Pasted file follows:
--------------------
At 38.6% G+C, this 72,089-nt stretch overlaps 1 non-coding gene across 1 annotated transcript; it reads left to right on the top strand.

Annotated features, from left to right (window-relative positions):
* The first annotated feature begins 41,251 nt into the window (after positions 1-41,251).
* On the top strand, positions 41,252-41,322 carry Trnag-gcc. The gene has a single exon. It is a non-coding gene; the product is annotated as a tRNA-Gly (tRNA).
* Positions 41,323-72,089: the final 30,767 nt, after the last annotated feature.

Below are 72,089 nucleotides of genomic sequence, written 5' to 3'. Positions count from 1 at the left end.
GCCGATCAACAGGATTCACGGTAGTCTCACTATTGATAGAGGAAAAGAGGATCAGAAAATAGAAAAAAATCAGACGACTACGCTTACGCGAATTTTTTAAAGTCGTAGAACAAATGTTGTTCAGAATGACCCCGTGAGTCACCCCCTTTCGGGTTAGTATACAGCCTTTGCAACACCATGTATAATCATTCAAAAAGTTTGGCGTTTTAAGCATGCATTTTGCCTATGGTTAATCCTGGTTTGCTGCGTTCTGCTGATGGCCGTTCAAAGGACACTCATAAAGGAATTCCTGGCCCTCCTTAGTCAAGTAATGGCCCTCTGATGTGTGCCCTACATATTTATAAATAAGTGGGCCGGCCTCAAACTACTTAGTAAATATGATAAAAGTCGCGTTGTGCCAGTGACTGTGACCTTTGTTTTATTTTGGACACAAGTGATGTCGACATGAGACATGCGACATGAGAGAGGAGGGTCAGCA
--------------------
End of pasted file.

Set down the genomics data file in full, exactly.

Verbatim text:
At 38.6% G+C, this 72,089-nt stretch overlaps 1 non-coding gene across 1 annotated transcript; it reads left to right on the top strand.

Annotated features, from left to right (window-relative positions):
* The first annotated feature begins 41,251 nt into the window (after positions 1-41,251).
* On the top strand, positions 41,252-41,322 carry Trnag-gcc. The gene has a single exon. It is a non-coding gene; the product is annotated as a tRNA-Gly (tRNA).
* Positions 41,323-72,089: the final 30,767 nt, after the last annotated feature.

Below are 72,089 nucleotides of genomic sequence, written 5' to 3'. Positions count from 1 at the left end.
GCCGATCAACAGGATTCACGGTAGTCTCACTATTGATAGAGGAAAAGAGGATCAGAAAATAGAAAAAAATCAGACGACTACGCTTACGCGAATTTTTTAAAGTCGTAGAACAAATGTTGTTCAGAATGACCCCGTGAGTCACCCCCTTTCGGGTTAGTATACAGCCTTTGCAACACCATGTATAATCATTCAAAAAGTTTGGCGTTTTAAGCATGCATTTTGCCTATGGTTAATCCTGGTTTGCTGCGTTCTGCTGATGGCCGTTCAAAGGACACTCATAAAGGAATTCCTGGCCCTCCTTAGTCAAGTAATGGCCCTCTGATGTGTGCCCTACATATTTATAAATAAGTGGGCCGGCCTCAAACTACTTAGTAAATATGATAAAAGTCGCGTTGTGCCAGTGACTGTGACCTTTGTTTTATTTTGGACACAAGTGATGTCGACATGAGACATGCGACATGAGAGAGGAGGGTCAGCA